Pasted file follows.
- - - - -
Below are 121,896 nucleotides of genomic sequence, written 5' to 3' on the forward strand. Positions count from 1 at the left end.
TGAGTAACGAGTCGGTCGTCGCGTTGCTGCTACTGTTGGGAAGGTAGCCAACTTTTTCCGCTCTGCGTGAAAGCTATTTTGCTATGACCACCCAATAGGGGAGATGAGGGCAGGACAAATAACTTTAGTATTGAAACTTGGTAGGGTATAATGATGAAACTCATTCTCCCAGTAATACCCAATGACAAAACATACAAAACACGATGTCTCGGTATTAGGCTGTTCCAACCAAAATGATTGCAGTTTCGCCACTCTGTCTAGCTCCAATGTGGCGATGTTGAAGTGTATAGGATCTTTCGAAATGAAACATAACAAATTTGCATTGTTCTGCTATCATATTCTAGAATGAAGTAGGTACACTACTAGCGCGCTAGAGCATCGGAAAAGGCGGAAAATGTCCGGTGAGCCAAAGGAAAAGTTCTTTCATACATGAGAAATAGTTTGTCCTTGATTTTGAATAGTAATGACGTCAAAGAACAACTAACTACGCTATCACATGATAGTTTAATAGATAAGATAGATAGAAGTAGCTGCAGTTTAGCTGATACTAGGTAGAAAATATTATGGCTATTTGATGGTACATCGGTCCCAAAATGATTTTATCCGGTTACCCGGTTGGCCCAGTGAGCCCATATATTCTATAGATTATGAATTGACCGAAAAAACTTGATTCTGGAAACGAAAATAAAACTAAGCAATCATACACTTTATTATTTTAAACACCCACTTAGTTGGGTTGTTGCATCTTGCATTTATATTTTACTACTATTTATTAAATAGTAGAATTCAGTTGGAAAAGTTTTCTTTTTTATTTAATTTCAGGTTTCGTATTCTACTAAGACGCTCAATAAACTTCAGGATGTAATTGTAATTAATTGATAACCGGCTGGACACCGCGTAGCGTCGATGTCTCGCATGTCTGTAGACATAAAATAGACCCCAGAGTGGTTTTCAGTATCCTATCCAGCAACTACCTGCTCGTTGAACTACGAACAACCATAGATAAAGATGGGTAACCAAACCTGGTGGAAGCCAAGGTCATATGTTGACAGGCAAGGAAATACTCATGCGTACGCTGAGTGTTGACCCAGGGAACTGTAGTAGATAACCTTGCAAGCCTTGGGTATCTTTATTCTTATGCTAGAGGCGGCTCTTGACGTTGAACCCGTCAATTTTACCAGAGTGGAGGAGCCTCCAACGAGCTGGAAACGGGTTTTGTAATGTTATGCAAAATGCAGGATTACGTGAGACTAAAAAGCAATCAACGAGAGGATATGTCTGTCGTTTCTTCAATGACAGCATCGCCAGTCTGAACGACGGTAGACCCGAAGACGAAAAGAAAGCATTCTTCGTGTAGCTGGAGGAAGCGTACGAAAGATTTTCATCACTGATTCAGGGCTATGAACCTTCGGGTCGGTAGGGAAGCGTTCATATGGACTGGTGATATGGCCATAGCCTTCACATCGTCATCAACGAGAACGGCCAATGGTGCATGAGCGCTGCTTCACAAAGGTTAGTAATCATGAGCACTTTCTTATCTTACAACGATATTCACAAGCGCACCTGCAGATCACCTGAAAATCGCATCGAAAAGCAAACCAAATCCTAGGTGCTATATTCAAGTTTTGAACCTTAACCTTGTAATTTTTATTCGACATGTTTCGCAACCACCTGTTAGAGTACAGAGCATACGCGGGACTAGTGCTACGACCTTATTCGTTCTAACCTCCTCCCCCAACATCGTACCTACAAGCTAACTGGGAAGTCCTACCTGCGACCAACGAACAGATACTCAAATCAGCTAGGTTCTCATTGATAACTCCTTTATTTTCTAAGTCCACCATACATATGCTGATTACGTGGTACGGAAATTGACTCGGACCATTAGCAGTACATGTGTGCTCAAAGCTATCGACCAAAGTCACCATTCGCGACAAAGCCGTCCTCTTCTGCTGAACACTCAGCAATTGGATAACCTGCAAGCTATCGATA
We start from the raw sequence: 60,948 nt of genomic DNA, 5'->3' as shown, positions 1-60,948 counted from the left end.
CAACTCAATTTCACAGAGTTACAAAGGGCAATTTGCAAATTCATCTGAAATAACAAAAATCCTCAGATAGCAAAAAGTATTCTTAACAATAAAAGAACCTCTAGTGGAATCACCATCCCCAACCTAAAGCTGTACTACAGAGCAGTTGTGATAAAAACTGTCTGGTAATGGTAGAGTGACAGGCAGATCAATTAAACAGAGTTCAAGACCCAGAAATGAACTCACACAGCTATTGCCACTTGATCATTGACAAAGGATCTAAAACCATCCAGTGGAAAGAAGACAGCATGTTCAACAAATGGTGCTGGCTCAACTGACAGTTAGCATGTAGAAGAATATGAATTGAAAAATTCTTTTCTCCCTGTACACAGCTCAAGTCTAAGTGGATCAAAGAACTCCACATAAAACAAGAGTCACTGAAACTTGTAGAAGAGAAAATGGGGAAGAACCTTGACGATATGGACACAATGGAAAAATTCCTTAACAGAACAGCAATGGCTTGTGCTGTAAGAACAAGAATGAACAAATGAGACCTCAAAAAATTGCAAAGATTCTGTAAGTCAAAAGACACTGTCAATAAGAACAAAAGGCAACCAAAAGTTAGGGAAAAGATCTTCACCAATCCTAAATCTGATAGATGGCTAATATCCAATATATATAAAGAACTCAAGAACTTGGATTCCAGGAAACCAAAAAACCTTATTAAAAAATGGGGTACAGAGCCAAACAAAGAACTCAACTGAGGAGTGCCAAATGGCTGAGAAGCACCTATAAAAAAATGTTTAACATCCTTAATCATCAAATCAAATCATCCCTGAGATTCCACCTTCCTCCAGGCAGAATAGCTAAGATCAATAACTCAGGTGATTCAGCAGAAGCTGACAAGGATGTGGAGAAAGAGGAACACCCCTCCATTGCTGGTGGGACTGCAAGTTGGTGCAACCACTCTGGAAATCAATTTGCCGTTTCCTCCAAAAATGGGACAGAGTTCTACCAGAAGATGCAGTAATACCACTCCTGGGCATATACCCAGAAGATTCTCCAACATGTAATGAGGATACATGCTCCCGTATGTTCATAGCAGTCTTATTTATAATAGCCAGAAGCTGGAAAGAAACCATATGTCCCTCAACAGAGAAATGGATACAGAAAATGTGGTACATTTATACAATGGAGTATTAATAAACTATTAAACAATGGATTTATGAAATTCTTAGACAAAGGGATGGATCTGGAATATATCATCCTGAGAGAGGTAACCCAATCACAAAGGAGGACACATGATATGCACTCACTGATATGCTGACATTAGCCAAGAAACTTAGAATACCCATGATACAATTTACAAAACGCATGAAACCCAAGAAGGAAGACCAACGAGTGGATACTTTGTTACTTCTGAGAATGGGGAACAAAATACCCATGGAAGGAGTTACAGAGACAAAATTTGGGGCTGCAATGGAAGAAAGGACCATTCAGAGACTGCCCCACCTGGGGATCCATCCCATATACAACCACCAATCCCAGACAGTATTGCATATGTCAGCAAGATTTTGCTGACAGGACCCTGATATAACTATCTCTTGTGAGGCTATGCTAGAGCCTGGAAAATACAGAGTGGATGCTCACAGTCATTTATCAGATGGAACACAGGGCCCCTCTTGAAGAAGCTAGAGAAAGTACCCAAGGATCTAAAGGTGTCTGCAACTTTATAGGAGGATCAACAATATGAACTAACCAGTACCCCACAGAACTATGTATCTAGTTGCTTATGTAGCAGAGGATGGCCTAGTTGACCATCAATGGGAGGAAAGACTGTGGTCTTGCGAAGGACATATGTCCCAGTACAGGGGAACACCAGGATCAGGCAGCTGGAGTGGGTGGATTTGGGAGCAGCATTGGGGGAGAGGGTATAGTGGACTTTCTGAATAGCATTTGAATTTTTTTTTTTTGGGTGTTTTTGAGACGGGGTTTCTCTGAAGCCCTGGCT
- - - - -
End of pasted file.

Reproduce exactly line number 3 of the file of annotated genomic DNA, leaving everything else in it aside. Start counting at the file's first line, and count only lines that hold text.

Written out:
We start from the raw sequence: 60,948 nt of genomic DNA, 5'->3' as shown, positions 1-60,948 counted from the left end.